Real World Ultrasonic Signals and Their Application in Teaching Signal Processing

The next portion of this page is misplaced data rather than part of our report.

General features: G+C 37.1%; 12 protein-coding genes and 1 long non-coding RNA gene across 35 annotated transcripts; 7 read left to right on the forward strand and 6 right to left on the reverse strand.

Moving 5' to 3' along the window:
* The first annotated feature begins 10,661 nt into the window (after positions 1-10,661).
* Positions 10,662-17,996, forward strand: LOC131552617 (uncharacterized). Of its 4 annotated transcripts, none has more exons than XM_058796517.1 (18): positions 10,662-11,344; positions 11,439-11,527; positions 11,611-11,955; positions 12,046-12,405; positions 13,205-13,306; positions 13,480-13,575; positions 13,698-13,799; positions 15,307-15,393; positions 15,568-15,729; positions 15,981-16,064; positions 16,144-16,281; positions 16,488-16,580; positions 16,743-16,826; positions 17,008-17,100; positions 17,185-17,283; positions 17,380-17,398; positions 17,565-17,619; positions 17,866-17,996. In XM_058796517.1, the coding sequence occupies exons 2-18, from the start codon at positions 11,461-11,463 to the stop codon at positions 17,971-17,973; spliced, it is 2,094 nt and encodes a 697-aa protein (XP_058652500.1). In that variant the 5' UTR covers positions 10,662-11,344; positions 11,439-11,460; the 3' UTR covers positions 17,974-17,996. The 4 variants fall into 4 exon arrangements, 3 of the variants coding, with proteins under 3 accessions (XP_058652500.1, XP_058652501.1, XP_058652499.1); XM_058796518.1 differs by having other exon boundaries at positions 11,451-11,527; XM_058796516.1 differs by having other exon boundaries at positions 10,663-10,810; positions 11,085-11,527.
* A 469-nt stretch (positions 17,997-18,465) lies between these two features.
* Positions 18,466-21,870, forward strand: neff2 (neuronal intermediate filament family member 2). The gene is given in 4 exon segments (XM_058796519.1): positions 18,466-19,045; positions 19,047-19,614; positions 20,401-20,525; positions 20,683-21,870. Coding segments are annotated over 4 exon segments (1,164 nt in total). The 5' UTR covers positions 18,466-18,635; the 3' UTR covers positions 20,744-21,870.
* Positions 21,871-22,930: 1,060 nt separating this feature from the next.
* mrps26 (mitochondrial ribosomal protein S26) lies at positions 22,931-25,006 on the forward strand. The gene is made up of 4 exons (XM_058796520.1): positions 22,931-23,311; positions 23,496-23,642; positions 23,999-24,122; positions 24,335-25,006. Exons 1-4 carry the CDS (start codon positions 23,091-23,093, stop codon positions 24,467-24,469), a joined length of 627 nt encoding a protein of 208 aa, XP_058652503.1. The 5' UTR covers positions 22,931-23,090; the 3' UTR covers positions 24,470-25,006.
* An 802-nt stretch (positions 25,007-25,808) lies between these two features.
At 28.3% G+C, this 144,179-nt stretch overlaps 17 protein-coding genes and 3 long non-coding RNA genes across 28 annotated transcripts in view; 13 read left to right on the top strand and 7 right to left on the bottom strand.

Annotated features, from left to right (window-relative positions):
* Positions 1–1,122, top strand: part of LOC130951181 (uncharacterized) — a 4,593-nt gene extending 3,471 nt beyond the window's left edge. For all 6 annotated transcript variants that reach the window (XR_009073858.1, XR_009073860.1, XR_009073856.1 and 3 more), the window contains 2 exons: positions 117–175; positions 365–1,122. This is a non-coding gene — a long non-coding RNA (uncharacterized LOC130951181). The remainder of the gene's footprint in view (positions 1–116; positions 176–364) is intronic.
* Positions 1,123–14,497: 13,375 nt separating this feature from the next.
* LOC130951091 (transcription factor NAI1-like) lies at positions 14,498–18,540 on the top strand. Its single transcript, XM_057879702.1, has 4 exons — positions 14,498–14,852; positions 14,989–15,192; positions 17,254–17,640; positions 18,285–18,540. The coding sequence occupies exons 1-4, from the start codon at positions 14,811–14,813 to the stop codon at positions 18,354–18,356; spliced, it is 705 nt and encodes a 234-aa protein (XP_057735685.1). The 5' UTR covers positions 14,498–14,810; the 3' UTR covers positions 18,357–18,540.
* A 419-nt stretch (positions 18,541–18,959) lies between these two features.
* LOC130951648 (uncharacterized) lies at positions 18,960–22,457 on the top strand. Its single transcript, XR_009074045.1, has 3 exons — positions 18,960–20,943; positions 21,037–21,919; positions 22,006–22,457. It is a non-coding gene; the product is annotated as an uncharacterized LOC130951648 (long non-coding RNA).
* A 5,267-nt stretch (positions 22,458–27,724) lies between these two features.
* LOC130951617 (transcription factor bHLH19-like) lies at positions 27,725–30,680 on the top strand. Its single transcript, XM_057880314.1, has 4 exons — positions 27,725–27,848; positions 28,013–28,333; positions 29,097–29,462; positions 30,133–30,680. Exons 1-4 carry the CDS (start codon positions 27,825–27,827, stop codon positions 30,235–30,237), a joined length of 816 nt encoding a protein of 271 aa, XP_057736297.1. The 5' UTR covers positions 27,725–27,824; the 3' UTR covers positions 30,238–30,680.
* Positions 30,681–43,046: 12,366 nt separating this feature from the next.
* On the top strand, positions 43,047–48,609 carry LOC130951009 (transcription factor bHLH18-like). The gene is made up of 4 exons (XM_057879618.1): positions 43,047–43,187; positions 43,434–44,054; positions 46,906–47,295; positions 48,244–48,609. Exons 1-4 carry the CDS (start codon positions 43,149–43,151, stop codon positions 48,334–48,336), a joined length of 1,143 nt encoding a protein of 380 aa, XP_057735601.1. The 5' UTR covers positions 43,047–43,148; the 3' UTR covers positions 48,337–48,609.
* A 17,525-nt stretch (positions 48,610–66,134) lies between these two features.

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In our never-ending quest to find ways to interest and motivate our students, we have recently found something new for our "bag of teaching tricks." Ultrasonic signals present a unique andragogical opportunity in any course where signal processing theory and techniques are taught. The authors have recorded (or obtained) a number of naturally occurring ultrasonic signals (e.g., bat echolocation sounds and dolphin whistles) as well as artificially generated ultrasonic signals (e.g., output from a dog whistle and signals from a device from ThinkGeek called an Annoy-a-tron). This paper discusses how these signals can be effectively used to teach, demonstrate, and reinforce the concepts of time dilation/compression, frequency translation, spectral analysis/estimation, and aliasing.

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